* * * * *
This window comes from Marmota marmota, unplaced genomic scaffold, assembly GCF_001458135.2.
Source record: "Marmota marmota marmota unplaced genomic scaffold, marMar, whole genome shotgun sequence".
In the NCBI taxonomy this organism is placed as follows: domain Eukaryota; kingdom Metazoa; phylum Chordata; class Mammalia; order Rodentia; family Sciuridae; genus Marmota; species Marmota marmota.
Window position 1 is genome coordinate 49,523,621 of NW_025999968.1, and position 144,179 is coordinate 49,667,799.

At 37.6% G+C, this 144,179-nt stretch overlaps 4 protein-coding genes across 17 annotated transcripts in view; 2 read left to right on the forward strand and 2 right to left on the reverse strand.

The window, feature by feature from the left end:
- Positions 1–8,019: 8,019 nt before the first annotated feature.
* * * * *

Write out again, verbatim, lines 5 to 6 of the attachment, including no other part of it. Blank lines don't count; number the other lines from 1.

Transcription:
At 37.6% G+C, this 144,179-nt stretch overlaps 4 protein-coding genes across 17 annotated transcripts in view; 2 read left to right on the forward strand and 2 right to left on the reverse strand.

The window, feature by feature from the left end: